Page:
“In California, these horses have been promoted as the horses of the celebrities,” says Veder. “But in the northeast, horses must be functional to sell. For so long, as the northern European countries dominated dressage, there was a prejudice against these horses. But as the upper level dressage tests have changed, and dressage has evolved, even the Europeans realized that horses which could naturally do the collected movement will get the high scores.
“The piaffe and passage lead to high scores. Judges now look for a horse that must sit, lowering his hind end and elevating the front; they want a horse that is more classically correct.”
Veder points out that the Iberian breeds are naturally more uphill, not so horizontal. The slant of their pelvis, and the manner with which they come under themselves both help them to be more classically correct in the collected work than even many warmblood breeds.
The Lipizzan has been famous since the Spanish Riding School Vienna, Austria moved their stallions back in 1955. The school has toured internationally, showcasing the breed’s heritage, dressage talent and their natural “airs above the ground”. These airs allow the stallions to show their inborn ability to sit onto their hind end and elevate the front as well as leap into the air and kick out their legs, among other feats of strength and flexibility. Breed fans may also remember the Disney film The Miracle of the White Stallions, which tells the true story of General Patton’s 1945 rescue of the Lipizzan stallions from a war-torn land.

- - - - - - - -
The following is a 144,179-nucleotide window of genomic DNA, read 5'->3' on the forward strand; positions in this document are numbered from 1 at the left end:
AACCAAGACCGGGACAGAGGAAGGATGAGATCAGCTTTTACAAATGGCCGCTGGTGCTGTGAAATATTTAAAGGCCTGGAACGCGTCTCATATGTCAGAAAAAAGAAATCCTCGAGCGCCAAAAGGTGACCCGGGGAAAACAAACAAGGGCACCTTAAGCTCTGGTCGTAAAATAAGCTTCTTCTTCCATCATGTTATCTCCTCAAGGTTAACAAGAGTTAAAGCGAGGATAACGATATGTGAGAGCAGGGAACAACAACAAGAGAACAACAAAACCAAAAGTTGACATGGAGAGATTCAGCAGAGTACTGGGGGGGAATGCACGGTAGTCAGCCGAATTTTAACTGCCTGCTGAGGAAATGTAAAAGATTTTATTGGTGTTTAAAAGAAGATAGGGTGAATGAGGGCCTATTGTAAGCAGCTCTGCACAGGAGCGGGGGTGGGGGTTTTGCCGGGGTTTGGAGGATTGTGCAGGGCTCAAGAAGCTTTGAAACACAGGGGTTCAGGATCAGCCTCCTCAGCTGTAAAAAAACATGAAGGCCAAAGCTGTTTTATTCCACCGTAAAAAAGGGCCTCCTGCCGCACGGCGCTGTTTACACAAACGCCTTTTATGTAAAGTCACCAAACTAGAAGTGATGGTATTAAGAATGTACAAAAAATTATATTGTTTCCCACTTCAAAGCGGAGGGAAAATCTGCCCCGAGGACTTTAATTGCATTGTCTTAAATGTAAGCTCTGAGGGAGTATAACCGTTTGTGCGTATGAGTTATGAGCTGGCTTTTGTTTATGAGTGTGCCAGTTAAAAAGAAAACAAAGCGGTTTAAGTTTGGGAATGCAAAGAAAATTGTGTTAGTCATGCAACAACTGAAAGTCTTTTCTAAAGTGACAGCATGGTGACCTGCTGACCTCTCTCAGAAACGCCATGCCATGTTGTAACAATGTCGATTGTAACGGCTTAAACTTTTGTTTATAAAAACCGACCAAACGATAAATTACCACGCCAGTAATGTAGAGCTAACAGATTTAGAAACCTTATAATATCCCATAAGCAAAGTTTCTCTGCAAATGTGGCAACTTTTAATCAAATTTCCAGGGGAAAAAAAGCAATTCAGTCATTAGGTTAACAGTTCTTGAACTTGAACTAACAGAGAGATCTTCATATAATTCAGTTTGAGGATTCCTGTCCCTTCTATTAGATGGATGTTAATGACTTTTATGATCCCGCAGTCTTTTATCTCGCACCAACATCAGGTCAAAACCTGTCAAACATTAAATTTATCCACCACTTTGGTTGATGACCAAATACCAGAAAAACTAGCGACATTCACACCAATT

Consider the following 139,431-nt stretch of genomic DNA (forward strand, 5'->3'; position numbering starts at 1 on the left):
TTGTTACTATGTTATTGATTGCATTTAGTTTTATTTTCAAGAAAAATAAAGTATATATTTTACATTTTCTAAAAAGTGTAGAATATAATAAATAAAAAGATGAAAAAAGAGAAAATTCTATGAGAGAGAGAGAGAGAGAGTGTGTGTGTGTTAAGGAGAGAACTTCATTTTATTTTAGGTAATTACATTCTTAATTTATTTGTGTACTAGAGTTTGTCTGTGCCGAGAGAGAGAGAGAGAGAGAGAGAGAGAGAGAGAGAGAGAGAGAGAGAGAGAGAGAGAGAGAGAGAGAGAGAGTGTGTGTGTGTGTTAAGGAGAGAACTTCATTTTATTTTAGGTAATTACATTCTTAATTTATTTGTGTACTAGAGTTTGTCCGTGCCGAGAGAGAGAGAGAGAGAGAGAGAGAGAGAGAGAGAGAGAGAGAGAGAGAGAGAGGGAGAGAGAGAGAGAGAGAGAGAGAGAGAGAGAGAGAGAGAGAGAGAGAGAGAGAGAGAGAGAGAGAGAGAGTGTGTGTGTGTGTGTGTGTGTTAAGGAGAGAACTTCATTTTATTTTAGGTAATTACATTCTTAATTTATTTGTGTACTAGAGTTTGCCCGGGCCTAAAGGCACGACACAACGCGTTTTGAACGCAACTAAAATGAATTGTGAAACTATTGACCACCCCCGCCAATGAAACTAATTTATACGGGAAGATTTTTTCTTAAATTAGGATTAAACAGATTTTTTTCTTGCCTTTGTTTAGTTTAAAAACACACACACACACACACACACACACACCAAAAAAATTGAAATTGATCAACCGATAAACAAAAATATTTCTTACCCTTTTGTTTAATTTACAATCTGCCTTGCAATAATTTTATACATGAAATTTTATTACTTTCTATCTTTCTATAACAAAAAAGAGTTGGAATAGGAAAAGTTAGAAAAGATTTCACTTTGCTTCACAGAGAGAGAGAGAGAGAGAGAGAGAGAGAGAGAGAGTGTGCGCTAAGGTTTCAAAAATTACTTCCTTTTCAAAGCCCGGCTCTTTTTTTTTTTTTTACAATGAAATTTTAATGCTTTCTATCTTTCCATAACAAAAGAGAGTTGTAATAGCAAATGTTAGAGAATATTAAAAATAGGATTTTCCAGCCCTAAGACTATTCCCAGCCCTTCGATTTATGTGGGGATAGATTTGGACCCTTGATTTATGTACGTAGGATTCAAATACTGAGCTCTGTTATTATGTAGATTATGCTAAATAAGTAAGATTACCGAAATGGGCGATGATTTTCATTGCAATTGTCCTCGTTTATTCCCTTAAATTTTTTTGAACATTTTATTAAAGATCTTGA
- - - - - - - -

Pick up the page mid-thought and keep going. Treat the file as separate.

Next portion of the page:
The Spanish-Norman breed exploded on the national radar when the Hamids’ stallion, Romántico HHF, became the only American bred horse of Spanish descent to win a USET ribbon. And the amazing piece was that the ribbon came at the Festival of Champions in Gladstone, New Jersey, in freestyle reining, a sport typically dominated by a relic of our cowboy heritage — the American Quarter Horse.
“We took him to the Quarter Horse Congress in 1999, ” says Hamid. “He took a fourth place in freestyle reining there. He was the only non Quarter Horse out of 8500 horses at the show.” Hamid says that when Romántico entered the arena, you could have heard a pin drop, and for a moment they thought they had made a mistake in bringing him to the Congress.